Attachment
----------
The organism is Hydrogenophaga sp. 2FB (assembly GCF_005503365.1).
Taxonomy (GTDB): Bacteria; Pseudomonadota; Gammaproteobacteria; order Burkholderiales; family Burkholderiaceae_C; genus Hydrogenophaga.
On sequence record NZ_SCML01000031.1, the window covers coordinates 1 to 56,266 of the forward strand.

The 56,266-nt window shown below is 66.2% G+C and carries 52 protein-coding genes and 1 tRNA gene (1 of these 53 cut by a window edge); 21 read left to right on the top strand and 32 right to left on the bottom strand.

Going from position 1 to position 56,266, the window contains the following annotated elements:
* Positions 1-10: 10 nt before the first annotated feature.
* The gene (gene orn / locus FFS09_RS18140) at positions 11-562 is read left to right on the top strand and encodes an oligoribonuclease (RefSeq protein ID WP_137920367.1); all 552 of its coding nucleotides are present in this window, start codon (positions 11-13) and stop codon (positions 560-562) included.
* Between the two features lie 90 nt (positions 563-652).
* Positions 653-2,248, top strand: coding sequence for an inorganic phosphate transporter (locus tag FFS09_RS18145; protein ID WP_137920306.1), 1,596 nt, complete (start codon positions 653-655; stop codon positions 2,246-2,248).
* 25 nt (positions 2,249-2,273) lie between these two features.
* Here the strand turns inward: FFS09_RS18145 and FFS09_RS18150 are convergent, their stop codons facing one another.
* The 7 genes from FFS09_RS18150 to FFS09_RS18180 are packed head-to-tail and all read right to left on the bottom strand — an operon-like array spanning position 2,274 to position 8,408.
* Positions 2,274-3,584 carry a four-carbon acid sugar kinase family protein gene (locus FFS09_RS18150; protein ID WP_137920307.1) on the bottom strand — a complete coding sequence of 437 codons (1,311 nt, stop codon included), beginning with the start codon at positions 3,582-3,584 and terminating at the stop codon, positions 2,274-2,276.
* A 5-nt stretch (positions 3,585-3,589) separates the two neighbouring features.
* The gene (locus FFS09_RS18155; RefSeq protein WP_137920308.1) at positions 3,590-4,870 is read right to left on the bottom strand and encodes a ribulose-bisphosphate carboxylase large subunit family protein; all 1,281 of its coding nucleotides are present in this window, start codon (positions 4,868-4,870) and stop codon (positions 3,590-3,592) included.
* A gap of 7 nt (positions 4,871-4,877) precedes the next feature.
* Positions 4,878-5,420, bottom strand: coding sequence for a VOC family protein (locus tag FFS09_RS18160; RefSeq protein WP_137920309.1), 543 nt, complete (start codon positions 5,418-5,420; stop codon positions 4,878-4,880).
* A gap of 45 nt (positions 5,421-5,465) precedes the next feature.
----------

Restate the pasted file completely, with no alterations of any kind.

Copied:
The organism is Hydrogenophaga sp. 2FB (assembly GCF_005503365.1).
Taxonomy (GTDB): Bacteria; Pseudomonadota; Gammaproteobacteria; order Burkholderiales; family Burkholderiaceae_C; genus Hydrogenophaga.
On sequence record NZ_SCML01000031.1, the window covers coordinates 1 to 56,266 of the forward strand.

The 56,266-nt window shown below is 66.2% G+C and carries 52 protein-coding genes and 1 tRNA gene (1 of these 53 cut by a window edge); 21 read left to right on the top strand and 32 right to left on the bottom strand.

Going from position 1 to position 56,266, the window contains the following annotated elements:
* Positions 1-10: 10 nt before the first annotated feature.
* The gene (gene orn / locus FFS09_RS18140) at positions 11-562 is read left to right on the top strand and encodes an oligoribonuclease (RefSeq protein ID WP_137920367.1); all 552 of its coding nucleotides are present in this window, start codon (positions 11-13) and stop codon (positions 560-562) included.
* Between the two features lie 90 nt (positions 563-652).
* Positions 653-2,248, top strand: coding sequence for an inorganic phosphate transporter (locus tag FFS09_RS18145; protein ID WP_137920306.1), 1,596 nt, complete (start codon positions 653-655; stop codon positions 2,246-2,248).
* 25 nt (positions 2,249-2,273) lie between these two features.
* Here the strand turns inward: FFS09_RS18145 and FFS09_RS18150 are convergent, their stop codons facing one another.
* The 7 genes from FFS09_RS18150 to FFS09_RS18180 are packed head-to-tail and all read right to left on the bottom strand — an operon-like array spanning position 2,274 to position 8,408.
* Positions 2,274-3,584 carry a four-carbon acid sugar kinase family protein gene (locus FFS09_RS18150; protein ID WP_137920307.1) on the bottom strand — a complete coding sequence of 437 codons (1,311 nt, stop codon included), beginning with the start codon at positions 3,582-3,584 and terminating at the stop codon, positions 2,274-2,276.
* A 5-nt stretch (positions 3,585-3,589) separates the two neighbouring features.
* The gene (locus FFS09_RS18155; RefSeq protein WP_137920308.1) at positions 3,590-4,870 is read right to left on the bottom strand and encodes a ribulose-bisphosphate carboxylase large subunit family protein; all 1,281 of its coding nucleotides are present in this window, start codon (positions 4,868-4,870) and stop codon (positions 3,590-3,592) included.
* A gap of 7 nt (positions 4,871-4,877) precedes the next feature.
* Positions 4,878-5,420, bottom strand: coding sequence for a VOC family protein (locus tag FFS09_RS18160; RefSeq protein WP_137920309.1), 543 nt, complete (start codon positions 5,418-5,420; stop codon positions 4,878-4,880).
* A gap of 45 nt (positions 5,421-5,465) precedes the next feature.